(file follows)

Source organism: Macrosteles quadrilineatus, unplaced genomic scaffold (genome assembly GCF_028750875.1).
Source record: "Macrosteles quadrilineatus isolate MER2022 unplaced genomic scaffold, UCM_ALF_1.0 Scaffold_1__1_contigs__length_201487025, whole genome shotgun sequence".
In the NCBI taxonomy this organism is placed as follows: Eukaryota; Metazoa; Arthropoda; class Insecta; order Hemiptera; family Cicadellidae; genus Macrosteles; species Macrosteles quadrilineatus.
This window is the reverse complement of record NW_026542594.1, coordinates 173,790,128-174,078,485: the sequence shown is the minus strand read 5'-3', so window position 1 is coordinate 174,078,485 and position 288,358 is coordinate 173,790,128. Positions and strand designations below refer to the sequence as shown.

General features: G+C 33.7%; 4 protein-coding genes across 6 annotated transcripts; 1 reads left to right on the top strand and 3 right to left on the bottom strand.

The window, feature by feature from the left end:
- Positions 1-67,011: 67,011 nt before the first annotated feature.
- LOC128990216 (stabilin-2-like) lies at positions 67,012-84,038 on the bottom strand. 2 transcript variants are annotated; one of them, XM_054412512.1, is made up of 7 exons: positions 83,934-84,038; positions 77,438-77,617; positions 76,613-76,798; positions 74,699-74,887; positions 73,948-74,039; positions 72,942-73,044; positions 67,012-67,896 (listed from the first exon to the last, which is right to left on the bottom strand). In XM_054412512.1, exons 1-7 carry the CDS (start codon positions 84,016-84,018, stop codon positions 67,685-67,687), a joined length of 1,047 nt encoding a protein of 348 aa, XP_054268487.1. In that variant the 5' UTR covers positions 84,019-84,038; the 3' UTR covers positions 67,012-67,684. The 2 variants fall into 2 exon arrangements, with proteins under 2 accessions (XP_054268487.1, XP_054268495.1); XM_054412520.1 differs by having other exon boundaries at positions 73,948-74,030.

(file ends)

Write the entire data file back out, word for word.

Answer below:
Source organism: Macrosteles quadrilineatus, unplaced genomic scaffold (genome assembly GCF_028750875.1).
Source record: "Macrosteles quadrilineatus isolate MER2022 unplaced genomic scaffold, UCM_ALF_1.0 Scaffold_1__1_contigs__length_201487025, whole genome shotgun sequence".
In the NCBI taxonomy this organism is placed as follows: Eukaryota; Metazoa; Arthropoda; class Insecta; order Hemiptera; family Cicadellidae; genus Macrosteles; species Macrosteles quadrilineatus.
This window is the reverse complement of record NW_026542594.1, coordinates 173,790,128-174,078,485: the sequence shown is the minus strand read 5'-3', so window position 1 is coordinate 174,078,485 and position 288,358 is coordinate 173,790,128. Positions and strand designations below refer to the sequence as shown.

General features: G+C 33.7%; 4 protein-coding genes across 6 annotated transcripts; 1 reads left to right on the top strand and 3 right to left on the bottom strand.

The window, feature by feature from the left end:
- Positions 1-67,011: 67,011 nt before the first annotated feature.
- LOC128990216 (stabilin-2-like) lies at positions 67,012-84,038 on the bottom strand. 2 transcript variants are annotated; one of them, XM_054412512.1, is made up of 7 exons: positions 83,934-84,038; positions 77,438-77,617; positions 76,613-76,798; positions 74,699-74,887; positions 73,948-74,039; positions 72,942-73,044; positions 67,012-67,896 (listed from the first exon to the last, which is right to left on the bottom strand). In XM_054412512.1, exons 1-7 carry the CDS (start codon positions 84,016-84,018, stop codon positions 67,685-67,687), a joined length of 1,047 nt encoding a protein of 348 aa, XP_054268487.1. In that variant the 5' UTR covers positions 84,019-84,038; the 3' UTR covers positions 67,012-67,684. The 2 variants fall into 2 exon arrangements, with proteins under 2 accessions (XP_054268487.1, XP_054268495.1); XM_054412520.1 differs by having other exon boundaries at positions 73,948-74,030.